CHIME-KLAS: Most Wired Participants Adopting HHS Advisory Group Cybersecurity Recommendations
ANN ARBOR, MICHIGAN AND SALT LAKE CITY, UTAH, JUNE 28, 2019 – Many organizations that participated in the CHIME HealthCare’s Most Wired program in 2018 reported they follow cybersecurity practices recommended by a federally convened task group of private and public cybersecurity leaders, according to research released today by CHIME and KLAS Research. The task group, called for in Section 405(d) of the Cybersecurity Act of 2015, published their recommendations in HICP (“Health Industry Cybersecurity Practices: Managing Threats and Protecting Patients”) at the end of 2018.
HICP lists 10 overarching cybersecurity practices that the task group determined organizations of all sizes, from local clinics to large healthcare systems, should follow. These include email protection systems, endpoint protection systems, access management, data protection and loss prevention, network management, vulnerability management, incident response, medical device security and cybersecurity policies. An analysis of responses in the 2018 Most Wired survey was published today as a CHIME-KLAS white paper, “How Aligned Are Provider Organizations with the Health Industry Cybersecurity Practices (HICP) Guidelines?” The white paper reports that while many providers have adopted guidelines outlined in HICP, there was room for improvement, especially among smaller organizations.
The CHIME HealthCare’s Most Wired survey is conducted annually by the College of Healthcare Information Management Executives (CHIME) to benchmark and identify industry best practices. Cybersecurity, which is critical for protecting patient information and ensuring patient safety, is a major component in the survey. In 2018, 647 surveys were submitted, representing 2,190 hospitals. With support from Clearwater Compliance, CHIME collaborated with KLAS Research to produce a white paper that assesses the adoption of the task group’s recommendations for reducing and mitigating cybersecurity risks. This analysis was augmented by provider commentary and data collected by KLAS via other research methods.
“CHIME’s goal with Most Wired is to improve patient safety and outcomes around the world by identifying best practices and sharing that knowledge across our industry,” said Russell Branzell, CHIME’s president and CEO. “Working with KLAS, we are able to use this amazing resource to benchmark the current state of the industry and highlight strengths and gaps. HICP provides a perfect opportunity to see how far we have progressed and where we need to go in cybersecurity.”
“This report is a wake-up call and road map to identifying cybersecurity vulnerabilities for healthcare providers, and highlighting where specific progress needs to be made,” said Adam Gale, president of KLAS. “CHIME is playing a critical role in monitoring and promoting adoption of HICP recommendations.”
The CHIME-KLAS white paper found many organizations have deployed email and endpoint protection systems, transitioned from homegrown identity and access management solutions to commercial solutions, and adopted data-loss prevention solutions. Most have network access solutions to monitor devices connected to their networks but less than half of the small organizations use network segmentation to control the spread of infections. Large organizations also use more sophisticated and more frequent vulnerability scanning and application testing than do small organizations.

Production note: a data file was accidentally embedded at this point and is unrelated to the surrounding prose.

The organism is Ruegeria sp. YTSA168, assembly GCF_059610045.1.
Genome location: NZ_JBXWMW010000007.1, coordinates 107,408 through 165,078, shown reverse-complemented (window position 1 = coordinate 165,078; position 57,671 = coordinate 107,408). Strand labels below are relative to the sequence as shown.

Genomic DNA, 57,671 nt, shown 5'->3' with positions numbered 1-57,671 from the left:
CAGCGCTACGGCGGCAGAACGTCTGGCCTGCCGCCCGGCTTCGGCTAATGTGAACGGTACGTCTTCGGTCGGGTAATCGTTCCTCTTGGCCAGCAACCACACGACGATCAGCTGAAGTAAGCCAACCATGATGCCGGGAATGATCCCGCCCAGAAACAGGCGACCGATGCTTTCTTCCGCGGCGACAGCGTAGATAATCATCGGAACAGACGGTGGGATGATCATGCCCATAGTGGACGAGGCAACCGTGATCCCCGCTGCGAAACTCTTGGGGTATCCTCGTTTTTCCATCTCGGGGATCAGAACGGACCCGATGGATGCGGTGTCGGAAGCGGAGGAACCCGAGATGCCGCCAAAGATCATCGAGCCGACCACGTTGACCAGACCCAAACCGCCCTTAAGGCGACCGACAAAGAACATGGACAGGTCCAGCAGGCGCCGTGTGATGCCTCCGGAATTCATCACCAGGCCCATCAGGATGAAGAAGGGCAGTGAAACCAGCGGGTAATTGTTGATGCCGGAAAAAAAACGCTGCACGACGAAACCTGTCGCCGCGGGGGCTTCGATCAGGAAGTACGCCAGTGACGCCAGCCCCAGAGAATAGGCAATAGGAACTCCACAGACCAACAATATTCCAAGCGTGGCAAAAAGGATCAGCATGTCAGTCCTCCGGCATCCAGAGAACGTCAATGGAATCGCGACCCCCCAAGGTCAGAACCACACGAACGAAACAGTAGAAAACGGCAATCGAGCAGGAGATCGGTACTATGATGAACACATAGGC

Most have an incident-response plan, but only half conduct an annual enterprise-wide exercise to test the plan. For medical device security, some large organizations report investing in supporting technologies while small organizations say they have strong internal processes. Small organizations are less likely to use cybersecurity policies, and small and medium organizations are four times less likely to have a CISO than large organizations.
The CHIME-KLAS white paper is available here. The HICP report is the result of the collaborative work of the U.S. Department of Health and Human Services and its industry partners. The full HICP report and related documents are available here.
The College of Healthcare Information Management Executives (CHIME) is an executive organization dedicated to serving chief information officers (CIOs), chief medical information officers (CMIOs), chief nursing information officers (CNIOs) and other senior healthcare IT leaders. With more than 2,900 members in 55 countries and over 150 healthcare IT business partners and professional services firms, CHIME provides a highly interactive, trusted environment enabling senior professional and industry leaders to collaborate; exchange best practices; address professional development needs; and advocate the effective use of information management to improve the health and care in the communities they serve. For more information, please visit chimecentral.org.
KLAS is a research and insights firm on a global mission to improve healthcare delivery. Working with thousands of healthcare professionals and clinicians, KLAS gathers data and insights on software, services and medical equipment to deliver timely, actionable reports and consulting services. KLAS represents the provider and payer voice and acts as a catalyst for improving vendor performance, highlighting healthcare industry challenges and opportunities, and helping build understanding and consensus for best practices. To learn more about KLAS, go to klasresearch.com
Director of Communications and Public Relations, CHIME